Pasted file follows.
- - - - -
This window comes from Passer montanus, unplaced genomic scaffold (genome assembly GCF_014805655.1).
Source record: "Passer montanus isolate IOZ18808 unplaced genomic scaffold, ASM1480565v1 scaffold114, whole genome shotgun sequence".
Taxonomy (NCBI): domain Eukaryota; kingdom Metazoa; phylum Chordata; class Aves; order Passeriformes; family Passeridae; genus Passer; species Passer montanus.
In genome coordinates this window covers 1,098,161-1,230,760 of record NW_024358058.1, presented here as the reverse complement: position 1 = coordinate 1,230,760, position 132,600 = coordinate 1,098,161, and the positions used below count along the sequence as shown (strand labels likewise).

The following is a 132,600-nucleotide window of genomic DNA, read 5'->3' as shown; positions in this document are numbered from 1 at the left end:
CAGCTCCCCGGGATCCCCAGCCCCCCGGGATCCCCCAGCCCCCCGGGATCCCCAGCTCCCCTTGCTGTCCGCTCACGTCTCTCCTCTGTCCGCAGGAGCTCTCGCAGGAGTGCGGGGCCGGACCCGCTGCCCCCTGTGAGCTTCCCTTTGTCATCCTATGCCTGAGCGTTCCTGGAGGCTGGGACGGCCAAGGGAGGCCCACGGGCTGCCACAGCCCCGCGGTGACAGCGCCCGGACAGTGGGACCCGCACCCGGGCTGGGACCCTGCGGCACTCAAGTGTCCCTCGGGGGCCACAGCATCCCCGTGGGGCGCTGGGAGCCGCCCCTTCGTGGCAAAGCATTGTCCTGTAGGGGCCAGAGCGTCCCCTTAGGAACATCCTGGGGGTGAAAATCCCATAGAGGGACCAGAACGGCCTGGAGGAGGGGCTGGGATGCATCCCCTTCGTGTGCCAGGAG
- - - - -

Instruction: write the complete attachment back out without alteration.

This window comes from Passer montanus, unplaced genomic scaffold (genome assembly GCF_014805655.1).
Source record: "Passer montanus isolate IOZ18808 unplaced genomic scaffold, ASM1480565v1 scaffold114, whole genome shotgun sequence".
Taxonomy (NCBI): domain Eukaryota; kingdom Metazoa; phylum Chordata; class Aves; order Passeriformes; family Passeridae; genus Passer; species Passer montanus.
In genome coordinates this window covers 1,098,161-1,230,760 of record NW_024358058.1, presented here as the reverse complement: position 1 = coordinate 1,230,760, position 132,600 = coordinate 1,098,161, and the positions used below count along the sequence as shown (strand labels likewise).

The following is a 132,600-nucleotide window of genomic DNA, read 5'->3' as shown; positions in this document are numbered from 1 at the left end:
CAGCTCCCCGGGATCCCCAGCCCCCCGGGATCCCCCAGCCCCCCGGGATCCCCAGCTCCCCTTGCTGTCCGCTCACGTCTCTCCTCTGTCCGCAGGAGCTCTCGCAGGAGTGCGGGGCCGGACCCGCTGCCCCCTGTGAGCTTCCCTTTGTCATCCTATGCCTGAGCGTTCCTGGAGGCTGGGACGGCCAAGGGAGGCCCACGGGCTGCCACAGCCCCGCGGTGACAGCGCCCGGACAGTGGGACCCGCACCCGGGCTGGGACCCTGCGGCACTCAAGTGTCCCTCGGGGGCCACAGCATCCCCGTGGGGCGCTGGGAGCCGCCCCTTCGTGGCAAAGCATTGTCCTGTAGGGGCCAGAGCGTCCCCTTAGGAACATCCTGGGGGTGAAAATCCCATAGAGGGACCAGAACGGCCTGGAGGAGGGGCTGGGATGCATCCCCTTCGTGTGCCAGGAG